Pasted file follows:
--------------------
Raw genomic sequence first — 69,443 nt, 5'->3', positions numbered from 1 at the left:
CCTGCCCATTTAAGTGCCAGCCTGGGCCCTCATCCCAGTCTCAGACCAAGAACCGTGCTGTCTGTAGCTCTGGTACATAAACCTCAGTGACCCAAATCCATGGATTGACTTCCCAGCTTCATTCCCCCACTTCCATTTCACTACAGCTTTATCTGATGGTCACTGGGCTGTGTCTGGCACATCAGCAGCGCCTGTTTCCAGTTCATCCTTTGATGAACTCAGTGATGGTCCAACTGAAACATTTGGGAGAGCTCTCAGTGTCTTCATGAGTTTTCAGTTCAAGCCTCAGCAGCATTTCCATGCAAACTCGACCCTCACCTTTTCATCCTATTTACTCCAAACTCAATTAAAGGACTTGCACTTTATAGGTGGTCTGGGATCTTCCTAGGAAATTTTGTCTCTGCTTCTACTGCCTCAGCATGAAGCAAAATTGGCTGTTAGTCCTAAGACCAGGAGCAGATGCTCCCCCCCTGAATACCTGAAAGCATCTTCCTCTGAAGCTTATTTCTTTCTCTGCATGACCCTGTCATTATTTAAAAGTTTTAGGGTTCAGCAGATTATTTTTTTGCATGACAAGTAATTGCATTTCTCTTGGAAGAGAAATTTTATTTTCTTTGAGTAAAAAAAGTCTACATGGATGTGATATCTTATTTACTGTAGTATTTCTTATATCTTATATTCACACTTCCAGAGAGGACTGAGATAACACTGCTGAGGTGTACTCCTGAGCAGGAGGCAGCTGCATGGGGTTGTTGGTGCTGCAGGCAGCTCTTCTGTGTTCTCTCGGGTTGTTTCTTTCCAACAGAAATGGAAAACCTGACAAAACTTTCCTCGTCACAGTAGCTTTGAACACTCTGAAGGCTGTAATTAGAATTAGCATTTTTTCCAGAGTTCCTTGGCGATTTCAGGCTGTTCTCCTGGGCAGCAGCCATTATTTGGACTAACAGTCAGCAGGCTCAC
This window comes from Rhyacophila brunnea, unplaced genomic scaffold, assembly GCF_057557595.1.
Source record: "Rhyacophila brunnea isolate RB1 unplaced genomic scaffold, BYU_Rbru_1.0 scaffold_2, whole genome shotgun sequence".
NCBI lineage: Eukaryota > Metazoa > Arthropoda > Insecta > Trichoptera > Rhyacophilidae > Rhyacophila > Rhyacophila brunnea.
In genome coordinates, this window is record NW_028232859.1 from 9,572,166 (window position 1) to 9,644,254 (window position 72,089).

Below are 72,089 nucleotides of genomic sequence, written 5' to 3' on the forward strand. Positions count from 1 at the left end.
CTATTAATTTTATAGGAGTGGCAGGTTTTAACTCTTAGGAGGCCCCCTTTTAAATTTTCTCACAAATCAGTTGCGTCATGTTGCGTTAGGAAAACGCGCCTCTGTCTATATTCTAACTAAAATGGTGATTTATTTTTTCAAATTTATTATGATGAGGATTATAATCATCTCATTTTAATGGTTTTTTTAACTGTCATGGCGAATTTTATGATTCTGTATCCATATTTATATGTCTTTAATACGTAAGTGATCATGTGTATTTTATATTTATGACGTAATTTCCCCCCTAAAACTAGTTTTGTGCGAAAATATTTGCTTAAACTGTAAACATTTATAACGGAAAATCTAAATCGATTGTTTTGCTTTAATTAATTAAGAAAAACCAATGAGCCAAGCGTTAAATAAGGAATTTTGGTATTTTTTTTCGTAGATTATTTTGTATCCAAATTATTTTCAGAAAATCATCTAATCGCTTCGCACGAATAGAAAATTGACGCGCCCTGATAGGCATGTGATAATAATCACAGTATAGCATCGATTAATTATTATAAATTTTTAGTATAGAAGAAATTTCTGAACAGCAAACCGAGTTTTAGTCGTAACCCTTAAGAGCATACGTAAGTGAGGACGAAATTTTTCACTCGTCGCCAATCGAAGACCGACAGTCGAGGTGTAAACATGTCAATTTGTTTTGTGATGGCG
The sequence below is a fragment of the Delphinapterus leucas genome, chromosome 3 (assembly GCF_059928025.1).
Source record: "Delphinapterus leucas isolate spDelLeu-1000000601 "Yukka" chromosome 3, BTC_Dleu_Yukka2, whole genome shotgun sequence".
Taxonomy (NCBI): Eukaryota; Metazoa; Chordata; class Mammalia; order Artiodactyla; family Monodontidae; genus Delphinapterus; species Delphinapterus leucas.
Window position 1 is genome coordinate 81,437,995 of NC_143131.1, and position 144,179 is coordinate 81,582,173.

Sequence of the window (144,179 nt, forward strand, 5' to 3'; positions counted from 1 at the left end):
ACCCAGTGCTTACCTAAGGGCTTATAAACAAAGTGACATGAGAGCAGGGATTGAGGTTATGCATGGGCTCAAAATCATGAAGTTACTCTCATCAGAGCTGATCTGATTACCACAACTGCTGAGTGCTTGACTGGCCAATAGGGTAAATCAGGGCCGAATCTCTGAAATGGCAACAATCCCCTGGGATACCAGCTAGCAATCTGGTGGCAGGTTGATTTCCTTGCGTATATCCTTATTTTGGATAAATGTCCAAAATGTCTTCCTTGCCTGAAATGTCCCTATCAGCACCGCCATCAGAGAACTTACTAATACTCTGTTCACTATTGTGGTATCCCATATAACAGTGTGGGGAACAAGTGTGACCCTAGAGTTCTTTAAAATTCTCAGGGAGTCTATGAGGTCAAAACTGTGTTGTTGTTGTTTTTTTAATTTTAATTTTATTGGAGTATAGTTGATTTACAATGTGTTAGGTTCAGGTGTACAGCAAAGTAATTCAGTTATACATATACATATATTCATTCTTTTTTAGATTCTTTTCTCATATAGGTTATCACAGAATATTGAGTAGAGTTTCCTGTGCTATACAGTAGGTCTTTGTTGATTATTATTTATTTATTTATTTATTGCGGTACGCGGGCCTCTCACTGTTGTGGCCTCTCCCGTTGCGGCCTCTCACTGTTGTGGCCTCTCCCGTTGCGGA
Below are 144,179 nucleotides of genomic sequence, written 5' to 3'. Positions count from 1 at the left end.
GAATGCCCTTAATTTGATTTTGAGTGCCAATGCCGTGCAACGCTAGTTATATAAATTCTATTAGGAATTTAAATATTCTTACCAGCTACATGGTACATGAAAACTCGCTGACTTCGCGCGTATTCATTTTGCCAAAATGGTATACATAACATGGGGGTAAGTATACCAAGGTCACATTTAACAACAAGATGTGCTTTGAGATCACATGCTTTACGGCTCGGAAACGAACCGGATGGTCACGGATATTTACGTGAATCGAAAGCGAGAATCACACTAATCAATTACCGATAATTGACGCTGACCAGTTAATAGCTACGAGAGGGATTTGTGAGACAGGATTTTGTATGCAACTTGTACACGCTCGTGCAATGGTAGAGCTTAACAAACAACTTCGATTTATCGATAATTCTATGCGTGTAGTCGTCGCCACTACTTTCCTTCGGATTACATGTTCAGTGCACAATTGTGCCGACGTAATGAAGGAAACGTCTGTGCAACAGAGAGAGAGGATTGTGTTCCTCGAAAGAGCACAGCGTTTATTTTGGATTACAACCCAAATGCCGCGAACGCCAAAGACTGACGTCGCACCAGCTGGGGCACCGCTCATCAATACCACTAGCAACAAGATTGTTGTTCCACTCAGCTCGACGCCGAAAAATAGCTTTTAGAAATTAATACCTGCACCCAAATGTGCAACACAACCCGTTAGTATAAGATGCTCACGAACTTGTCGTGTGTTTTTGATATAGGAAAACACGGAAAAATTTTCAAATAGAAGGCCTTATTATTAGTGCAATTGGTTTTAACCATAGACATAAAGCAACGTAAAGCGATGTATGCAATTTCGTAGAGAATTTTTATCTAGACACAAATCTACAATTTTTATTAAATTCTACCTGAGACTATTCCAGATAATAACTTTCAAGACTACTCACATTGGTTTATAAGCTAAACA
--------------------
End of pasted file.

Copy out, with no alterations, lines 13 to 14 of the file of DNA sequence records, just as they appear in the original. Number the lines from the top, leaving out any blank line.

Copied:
Sequence of the window (144,179 nt, forward strand, 5' to 3'; positions counted from 1 at the left end):
ACCCAGTGCTTACCTAAGGGCTTATAAACAAAGTGACATGAGAGCAGGGATTGAGGTTATGCATGGGCTCAAAATCATGAAGTTACTCTCATCAGAGCTGATCTGATTACCACAACTGCTGAGTGCTTGACTGGCCAATAGGGTAAATCAGGGCCGAATCTCTGAAATGGCAACAATCCCCTGGGATACCAGCTAGCAATCTGGTGGCAGGTTGATTTCCTTGCGTATATCCTTATTTTGGATAAATGTCCAAAATGTCTTCCTTGCCTGAAATGTCCCTATCAGCACCGCCATCAGAGAACTTACTAATACTCTGTTCACTATTGTGGTATCCCATATAACAGTGTGGGGAACAAGTGTGACCCTAGAGTTCTTTAAAATTCTCAGGGAGTCTATGAGGTCAAAACTGTGTTGTTGTTGTTTTTTTAATTTTAATTTTATTGGAGTATAGTTGATTTACAATGTGTTAGGTTCAGGTGTACAGCAAAGTAATTCAGTTATACATATACATATATTCATTCTTTTTTAGATTCTTTTCTCATATAGGTTATCACAGAATATTGAGTAGAGTTTCCTGTGCTATACAGTAGGTCTTTGTTGATTATTATTTATTTATTTATTTATTGCGGTACGCGGGCCTCTCACTGTTGTGGCCTCTCCCGTTGCGGCCTCTCACTGTTGTGGCCTCTCCCGTTGCGGA